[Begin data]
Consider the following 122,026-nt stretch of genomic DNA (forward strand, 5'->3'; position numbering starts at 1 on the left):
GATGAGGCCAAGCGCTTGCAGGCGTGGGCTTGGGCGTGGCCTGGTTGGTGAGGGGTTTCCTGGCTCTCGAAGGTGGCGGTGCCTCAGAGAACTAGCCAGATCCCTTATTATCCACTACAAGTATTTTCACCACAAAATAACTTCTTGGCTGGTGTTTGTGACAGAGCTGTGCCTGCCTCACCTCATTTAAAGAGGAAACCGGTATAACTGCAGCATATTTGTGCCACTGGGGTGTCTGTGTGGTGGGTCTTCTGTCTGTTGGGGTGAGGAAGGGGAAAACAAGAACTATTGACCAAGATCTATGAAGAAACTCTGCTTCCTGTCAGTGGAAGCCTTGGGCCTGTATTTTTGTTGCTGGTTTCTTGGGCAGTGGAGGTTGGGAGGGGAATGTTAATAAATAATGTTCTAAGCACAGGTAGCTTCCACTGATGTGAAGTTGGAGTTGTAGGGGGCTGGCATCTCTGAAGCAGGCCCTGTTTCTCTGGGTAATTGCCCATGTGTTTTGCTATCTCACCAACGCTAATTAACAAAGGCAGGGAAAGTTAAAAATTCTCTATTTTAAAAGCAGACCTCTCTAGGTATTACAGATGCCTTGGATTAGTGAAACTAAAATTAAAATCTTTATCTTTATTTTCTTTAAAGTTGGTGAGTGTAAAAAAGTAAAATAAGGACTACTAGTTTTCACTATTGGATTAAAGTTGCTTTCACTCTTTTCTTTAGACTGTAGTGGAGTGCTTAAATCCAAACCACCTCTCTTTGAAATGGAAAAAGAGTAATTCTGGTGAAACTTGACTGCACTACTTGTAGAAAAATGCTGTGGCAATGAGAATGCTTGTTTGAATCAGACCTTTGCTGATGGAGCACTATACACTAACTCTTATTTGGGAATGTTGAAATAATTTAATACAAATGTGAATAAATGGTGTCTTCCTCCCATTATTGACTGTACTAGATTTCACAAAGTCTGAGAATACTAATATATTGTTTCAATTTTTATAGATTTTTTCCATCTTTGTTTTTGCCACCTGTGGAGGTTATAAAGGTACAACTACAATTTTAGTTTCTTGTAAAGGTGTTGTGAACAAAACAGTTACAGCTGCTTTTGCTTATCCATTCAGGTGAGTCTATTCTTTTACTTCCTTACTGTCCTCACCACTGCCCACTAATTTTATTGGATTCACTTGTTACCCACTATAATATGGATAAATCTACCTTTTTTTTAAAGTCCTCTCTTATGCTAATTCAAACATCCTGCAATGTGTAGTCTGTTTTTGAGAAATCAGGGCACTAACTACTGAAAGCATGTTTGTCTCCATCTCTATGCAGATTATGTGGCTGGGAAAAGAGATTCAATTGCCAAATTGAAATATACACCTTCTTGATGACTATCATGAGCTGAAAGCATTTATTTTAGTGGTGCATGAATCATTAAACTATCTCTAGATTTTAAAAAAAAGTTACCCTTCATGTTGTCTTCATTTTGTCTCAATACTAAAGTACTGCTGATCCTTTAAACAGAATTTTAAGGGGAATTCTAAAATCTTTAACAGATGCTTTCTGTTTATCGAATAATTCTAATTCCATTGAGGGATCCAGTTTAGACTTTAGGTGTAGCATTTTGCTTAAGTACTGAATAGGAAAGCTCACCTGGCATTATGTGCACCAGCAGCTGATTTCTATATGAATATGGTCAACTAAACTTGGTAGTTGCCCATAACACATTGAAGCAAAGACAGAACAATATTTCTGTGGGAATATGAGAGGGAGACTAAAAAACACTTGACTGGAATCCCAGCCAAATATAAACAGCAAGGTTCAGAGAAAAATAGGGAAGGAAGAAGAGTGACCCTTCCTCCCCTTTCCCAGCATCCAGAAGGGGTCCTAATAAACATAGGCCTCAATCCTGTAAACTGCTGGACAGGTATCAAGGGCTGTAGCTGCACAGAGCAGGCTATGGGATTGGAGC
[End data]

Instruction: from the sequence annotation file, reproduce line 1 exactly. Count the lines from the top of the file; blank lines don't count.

Consider the following 122,026-nt stretch of genomic DNA (forward strand, 5'->3'; position numbering starts at 1 on the left):